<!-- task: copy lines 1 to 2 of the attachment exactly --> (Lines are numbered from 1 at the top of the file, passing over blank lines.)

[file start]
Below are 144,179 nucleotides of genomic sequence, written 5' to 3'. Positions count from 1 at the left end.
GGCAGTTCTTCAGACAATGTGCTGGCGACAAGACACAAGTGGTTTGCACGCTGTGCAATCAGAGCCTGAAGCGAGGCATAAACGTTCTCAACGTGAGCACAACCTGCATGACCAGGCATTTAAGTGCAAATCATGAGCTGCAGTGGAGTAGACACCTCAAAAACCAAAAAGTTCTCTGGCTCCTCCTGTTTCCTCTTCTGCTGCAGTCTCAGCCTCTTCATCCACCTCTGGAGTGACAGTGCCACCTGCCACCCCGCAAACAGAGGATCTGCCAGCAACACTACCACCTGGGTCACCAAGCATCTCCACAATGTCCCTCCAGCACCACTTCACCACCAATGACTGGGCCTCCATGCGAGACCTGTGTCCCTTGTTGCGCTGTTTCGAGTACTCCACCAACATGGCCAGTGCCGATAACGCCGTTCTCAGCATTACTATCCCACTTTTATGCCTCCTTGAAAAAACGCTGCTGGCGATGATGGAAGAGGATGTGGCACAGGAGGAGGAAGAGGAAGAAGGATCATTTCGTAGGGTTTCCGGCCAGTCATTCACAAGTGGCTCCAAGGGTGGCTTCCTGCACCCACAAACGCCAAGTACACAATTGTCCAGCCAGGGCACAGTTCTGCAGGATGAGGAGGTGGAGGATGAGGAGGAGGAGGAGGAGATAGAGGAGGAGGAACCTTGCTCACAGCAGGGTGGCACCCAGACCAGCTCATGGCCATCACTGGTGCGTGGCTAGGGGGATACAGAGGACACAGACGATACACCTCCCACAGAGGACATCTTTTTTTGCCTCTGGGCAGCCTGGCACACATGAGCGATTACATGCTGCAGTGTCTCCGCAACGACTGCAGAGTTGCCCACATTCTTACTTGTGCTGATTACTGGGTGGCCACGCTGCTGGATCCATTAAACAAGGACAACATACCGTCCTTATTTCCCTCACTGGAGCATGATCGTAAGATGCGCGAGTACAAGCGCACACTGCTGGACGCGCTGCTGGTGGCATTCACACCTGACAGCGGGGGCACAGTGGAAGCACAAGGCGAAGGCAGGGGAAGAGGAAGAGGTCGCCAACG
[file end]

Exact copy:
Below are 144,179 nucleotides of genomic sequence, written 5' to 3'. Positions count from 1 at the left end.
GGCAGTTCTTCAGACAATGTGCTGGCGACAAGACACAAGTGGTTTGCACGCTGTGCAATCAGAGCCTGAAGCGAGGCATAAACGTTCTCAACGTGAGCACAACCTGCATGACCAGGCATTTAAGTGCAAATCATGAGCTGCAGTGGAGTAGACACCTCAAAAACCAAAAAGTTCTCTGGCTCCTCCTGTTTCCTCTTCTGCTGCAGTCTCAGCCTCTTCATCCACCTCTGGAGTGACAGTGCCACCTGCCACCCCGCAAACAGAGGATCTGCCAGCAACACTACCACCTGGGTCACCAAGCATCTCCACAATGTCCCTCCAGCACCACTTCACCACCAATGACTGGGCCTCCATGCGAGACCTGTGTCCCTTGTTGCGCTGTTTCGAGTACTCCACCAACATGGCCAGTGCCGATAACGCCGTTCTCAGCATTACTATCCCACTTTTATGCCTCCTTGAAAAAACGCTGCTGGCGATGATGGAAGAGGATGTGGCACAGGAGGAGGAAGAGGAAGAAGGATCATTTCGTAGGGTTTCCGGCCAGTCATTCACAAGTGGCTCCAAGGGTGGCTTCCTGCACCCACAAACGCCAAGTACACAATTGTCCAGCCAGGGCACAGTTCTGCAGGATGAGGAGGTGGAGGATGAGGAGGAGGAGGAGGAGATAGAGGAGGAGGAACCTTGCTCACAGCAGGGTGGCACCCAGACCAGCTCATGGCCATCACTGGTGCGTGGCTAGGGGGATACAGAGGACACAGACGATACACCTCCCACAGAGGACATCTTTTTTTGCCTCTGGGCAGCCTGGCACACATGAGCGATTACATGCTGCAGTGTCTCCGCAACGACTGCAGAGTTGCCCACATTCTTACTTGTGCTGATTACTGGGTGGCCACGCTGCTGGATCCATTAAACAAGGACAACATACCGTCCTTATTTCCCTCACTGGAGCATGATCGTAAGATGCGCGAGTACAAGCGCACACTGCTGGACGCGCTGCTGGTGGCATTCACACCTGACAGCGGGGGCACAGTGGAAGCACAAGGCGAAGGCAGGGGAAGAGGAAGAGGTCGCCAACG